What does it mean to be the Guardian of a Child?
The guardian of a child is someone who is not the parent of a child, who is granted custody and care of the child in the place of the child’s parents. Most often, a guardian is a relative of the child, like an uncle or grandparent, though the law does not require that the person appointed as the guardian must be a relative. Guardianship is established by the Court, on the petition of either the person who wants to be the guardian or on the petition of the parents. A legal guardian of a child has all the same responsibilities to care for the child as a parent, including providing a home for the child, food and shelter, ensuring the child’s education, taking the child for necessary medical treatment, and receiving any state benefits the child might be eligible for and using them to care for the child. A legal guardian can be appointed by the Court either with the parents’ consent or without it, and guardianship is established by the Court’s determination that it would be best for the child to be placed in the care of someone who is not his parents. A child over the age of fourteen (14) must be given notice of guardianship proceedings, and can nominate someone to be his guardian. The relevant statutes on establishing guardianship of a child can be found beginning at 30 Oklahoma Statutes, Section 2-101.
Unlike a parental relationship, the guardian is appointed by the Court and must report back to the Court on his or her actions. As guardian, you will have to make reports to the Court, and the Court can order you to do specific things (for example, send the child to one school or another, or have certain medical procedures even if you don’t personally believe in them). If the child has any property which is worth more than $10,000, you must also report to the Court your plan for financial management and your management of the child’s finances.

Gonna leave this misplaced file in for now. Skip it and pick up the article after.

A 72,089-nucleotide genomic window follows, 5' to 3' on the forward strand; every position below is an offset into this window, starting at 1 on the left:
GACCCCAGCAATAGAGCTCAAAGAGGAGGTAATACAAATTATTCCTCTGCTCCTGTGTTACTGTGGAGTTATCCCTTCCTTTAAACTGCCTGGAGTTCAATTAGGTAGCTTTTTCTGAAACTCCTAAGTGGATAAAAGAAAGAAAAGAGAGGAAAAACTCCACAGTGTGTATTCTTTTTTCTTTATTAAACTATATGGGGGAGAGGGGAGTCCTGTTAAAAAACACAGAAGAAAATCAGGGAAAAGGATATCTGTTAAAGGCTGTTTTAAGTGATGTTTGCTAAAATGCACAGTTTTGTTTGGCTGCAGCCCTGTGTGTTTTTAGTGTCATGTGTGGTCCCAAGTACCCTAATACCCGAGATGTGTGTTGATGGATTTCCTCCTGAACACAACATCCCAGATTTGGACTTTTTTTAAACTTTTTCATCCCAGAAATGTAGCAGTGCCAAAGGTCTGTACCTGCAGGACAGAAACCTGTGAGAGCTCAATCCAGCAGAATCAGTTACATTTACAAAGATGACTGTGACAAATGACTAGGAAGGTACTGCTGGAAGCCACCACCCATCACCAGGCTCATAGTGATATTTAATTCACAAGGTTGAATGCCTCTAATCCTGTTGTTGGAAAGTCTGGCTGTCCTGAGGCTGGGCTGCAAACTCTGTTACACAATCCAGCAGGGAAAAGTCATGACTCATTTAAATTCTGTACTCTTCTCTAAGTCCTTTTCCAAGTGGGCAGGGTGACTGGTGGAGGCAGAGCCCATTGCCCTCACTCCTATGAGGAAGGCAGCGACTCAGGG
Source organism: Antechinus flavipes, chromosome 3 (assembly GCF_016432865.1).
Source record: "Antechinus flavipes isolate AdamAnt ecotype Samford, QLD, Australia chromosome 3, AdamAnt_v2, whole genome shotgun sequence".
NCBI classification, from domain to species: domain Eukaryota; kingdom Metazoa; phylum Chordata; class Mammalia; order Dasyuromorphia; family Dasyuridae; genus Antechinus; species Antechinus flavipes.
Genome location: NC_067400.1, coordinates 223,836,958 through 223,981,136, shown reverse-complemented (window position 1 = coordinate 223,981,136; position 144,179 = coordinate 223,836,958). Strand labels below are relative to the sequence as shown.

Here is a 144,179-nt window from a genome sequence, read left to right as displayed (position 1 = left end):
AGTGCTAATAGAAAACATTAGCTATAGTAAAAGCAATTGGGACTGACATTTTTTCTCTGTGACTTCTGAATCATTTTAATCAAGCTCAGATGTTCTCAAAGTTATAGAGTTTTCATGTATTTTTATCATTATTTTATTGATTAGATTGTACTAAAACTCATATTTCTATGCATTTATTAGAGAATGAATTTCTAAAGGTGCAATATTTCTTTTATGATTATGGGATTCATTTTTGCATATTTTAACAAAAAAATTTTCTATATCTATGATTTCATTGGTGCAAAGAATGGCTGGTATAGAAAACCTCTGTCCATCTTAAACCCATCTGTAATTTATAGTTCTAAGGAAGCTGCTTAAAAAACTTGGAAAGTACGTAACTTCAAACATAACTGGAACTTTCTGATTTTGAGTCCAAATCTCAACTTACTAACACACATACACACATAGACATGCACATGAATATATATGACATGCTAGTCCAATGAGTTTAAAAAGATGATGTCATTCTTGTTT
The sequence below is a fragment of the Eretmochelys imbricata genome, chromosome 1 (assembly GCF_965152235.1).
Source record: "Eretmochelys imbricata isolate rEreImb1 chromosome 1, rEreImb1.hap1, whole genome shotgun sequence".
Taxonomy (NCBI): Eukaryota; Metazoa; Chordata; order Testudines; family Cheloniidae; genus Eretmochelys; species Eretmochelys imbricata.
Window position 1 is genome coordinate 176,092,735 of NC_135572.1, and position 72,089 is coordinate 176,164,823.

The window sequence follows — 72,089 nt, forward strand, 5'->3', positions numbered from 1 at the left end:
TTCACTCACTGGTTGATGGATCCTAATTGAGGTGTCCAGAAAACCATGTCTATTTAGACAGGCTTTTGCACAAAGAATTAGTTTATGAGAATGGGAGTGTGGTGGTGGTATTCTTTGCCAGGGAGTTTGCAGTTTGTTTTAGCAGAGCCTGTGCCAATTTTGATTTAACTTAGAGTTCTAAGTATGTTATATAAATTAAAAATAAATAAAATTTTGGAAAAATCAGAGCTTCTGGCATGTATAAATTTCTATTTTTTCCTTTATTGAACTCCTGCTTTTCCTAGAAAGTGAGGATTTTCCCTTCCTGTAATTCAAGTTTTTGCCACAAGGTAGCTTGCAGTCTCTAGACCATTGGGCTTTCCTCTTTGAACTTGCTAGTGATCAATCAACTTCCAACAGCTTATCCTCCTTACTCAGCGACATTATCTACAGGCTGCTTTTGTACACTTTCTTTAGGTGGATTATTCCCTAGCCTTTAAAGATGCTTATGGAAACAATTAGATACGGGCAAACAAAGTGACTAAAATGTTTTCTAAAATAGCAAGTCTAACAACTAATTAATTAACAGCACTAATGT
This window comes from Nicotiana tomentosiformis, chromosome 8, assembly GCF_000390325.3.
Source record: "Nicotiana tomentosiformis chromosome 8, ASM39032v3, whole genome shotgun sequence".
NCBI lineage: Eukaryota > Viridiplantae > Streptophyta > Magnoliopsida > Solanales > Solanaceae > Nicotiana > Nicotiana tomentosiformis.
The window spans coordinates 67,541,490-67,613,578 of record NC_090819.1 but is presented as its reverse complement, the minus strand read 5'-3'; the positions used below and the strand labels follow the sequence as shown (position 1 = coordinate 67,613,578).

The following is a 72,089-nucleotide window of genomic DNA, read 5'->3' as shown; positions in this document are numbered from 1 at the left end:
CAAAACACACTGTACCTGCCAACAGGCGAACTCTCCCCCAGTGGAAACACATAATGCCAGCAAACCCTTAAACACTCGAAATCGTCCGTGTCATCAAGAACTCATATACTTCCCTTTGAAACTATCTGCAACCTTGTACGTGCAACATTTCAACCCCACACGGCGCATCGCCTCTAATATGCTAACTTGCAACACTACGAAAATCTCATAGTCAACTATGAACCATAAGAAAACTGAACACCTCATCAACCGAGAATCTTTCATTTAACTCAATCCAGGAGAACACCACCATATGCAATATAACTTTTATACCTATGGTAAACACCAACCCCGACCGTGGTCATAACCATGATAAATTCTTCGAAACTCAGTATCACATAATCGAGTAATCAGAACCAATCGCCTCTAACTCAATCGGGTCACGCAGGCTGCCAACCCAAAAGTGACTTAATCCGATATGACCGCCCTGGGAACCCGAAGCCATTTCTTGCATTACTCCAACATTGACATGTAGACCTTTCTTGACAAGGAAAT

Guardianship can be temporary or permanent, and generally a Court will appoint a guardian temporarily at first, and then that person has to petition the Court to have the guardianship made permanent. Guardianship can be made permanent, but a number of conditions must be met, including the termination of the parents’ rights and the determination that the child is “deprived” as defined by the law. Additionally, the person wishing to make the guardianship permanent will have to explain to the Court why adoption is not a better option, and the guardian will be required to report back to the Court for review periodically.
What if I need to be the Guardian of an Adult?
Sometimes, adults get sick, become injured, or suffer from mental decline in old age, and they need someone to take care of them. If you know an adult and are worried about their ability to take care of themselves, you can be appointed as that person’s guardian.
The guardian for an adult has the same responsibilities as a guardian for a child. You have to provide a home, food, and clothing for them and provide for their medical care and treatment. In addition, the guardian for an adult has the responsibility to take care of the person’s finances and assets. This might mean paying their bills and taking care of their bank accounts, and it might mean selling off their home and other property in order to have money to provide for them. Whatever it is that you plan to do, you will need to present your plan to the Court and get the Court’s permission. Your plan will need to be reviewed periodically by the Court to show that you are not wasting their money or taking anything from their assets that shouldn’t be taken, and to show that they are in a safe environment and their needs are being met. As the guardian of an adult, you may have to make difficult medical decisions for that person, and the Court can be asked to intervene if you are unsure.
What Would Someone need to get Guardianship, and Why Would an Attorney Help?
In order to be appointed as the guardian of a child, you need to establish with the Court that it is in the best interest of the child to be placed in your care. This may include getting a background check and home inspection performed by the Oklahoma Department of Human Services, or taking other actions before the child is placed with you. You might have to prove that the parents are unfit, if they do not consent to the guardianship. The parents will need to be given notice that you have filed a Guardianship Petition, and will be entitled to attend any hearings on the guardianship of their child and to contest you being appointed as their child’s guardian.